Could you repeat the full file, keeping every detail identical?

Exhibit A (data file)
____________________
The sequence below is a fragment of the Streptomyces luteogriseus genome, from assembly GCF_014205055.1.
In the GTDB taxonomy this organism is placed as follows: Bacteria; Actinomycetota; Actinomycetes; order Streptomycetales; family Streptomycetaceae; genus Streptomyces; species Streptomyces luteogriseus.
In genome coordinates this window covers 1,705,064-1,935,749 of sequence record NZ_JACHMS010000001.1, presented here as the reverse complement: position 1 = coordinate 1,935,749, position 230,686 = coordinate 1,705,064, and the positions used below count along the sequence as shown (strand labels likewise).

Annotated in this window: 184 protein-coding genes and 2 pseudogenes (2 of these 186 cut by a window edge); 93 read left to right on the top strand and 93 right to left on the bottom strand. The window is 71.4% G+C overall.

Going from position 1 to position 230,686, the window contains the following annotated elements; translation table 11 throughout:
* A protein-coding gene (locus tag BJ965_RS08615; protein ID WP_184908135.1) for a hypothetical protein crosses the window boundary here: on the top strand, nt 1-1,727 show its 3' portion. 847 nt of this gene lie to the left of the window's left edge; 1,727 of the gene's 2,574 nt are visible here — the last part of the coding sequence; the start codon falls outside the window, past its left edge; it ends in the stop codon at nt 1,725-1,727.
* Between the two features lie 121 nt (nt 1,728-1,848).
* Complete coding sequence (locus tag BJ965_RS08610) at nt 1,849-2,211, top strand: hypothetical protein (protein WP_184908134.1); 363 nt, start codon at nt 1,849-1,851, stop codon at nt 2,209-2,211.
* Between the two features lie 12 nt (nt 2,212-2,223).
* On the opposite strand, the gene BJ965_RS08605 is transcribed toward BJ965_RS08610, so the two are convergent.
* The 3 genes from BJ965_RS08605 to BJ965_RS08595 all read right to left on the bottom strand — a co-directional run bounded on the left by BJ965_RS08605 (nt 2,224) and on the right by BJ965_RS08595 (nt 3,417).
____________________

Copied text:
The sequence below is a fragment of the Streptomyces luteogriseus genome, from assembly GCF_014205055.1.
In the GTDB taxonomy this organism is placed as follows: Bacteria; Actinomycetota; Actinomycetes; order Streptomycetales; family Streptomycetaceae; genus Streptomyces; species Streptomyces luteogriseus.
In genome coordinates this window covers 1,705,064-1,935,749 of sequence record NZ_JACHMS010000001.1, presented here as the reverse complement: position 1 = coordinate 1,935,749, position 230,686 = coordinate 1,705,064, and the positions used below count along the sequence as shown (strand labels likewise).

Annotated in this window: 184 protein-coding genes and 2 pseudogenes (2 of these 186 cut by a window edge); 93 read left to right on the top strand and 93 right to left on the bottom strand. The window is 71.4% G+C overall.

Going from position 1 to position 230,686, the window contains the following annotated elements; translation table 11 throughout:
* A protein-coding gene (locus tag BJ965_RS08615; protein ID WP_184908135.1) for a hypothetical protein crosses the window boundary here: on the top strand, nt 1-1,727 show its 3' portion. 847 nt of this gene lie to the left of the window's left edge; 1,727 of the gene's 2,574 nt are visible here — the last part of the coding sequence; the start codon falls outside the window, past its left edge; it ends in the stop codon at nt 1,725-1,727.
* Between the two features lie 121 nt (nt 1,728-1,848).
* Complete coding sequence (locus tag BJ965_RS08610) at nt 1,849-2,211, top strand: hypothetical protein (protein WP_184908134.1); 363 nt, start codon at nt 1,849-1,851, stop codon at nt 2,209-2,211.
* Between the two features lie 12 nt (nt 2,212-2,223).
* On the opposite strand, the gene BJ965_RS08605 is transcribed toward BJ965_RS08610, so the two are convergent.
* The 3 genes from BJ965_RS08605 to BJ965_RS08595 all read right to left on the bottom strand — a co-directional run bounded on the left by BJ965_RS08605 (nt 2,224) and on the right by BJ965_RS08595 (nt 3,417).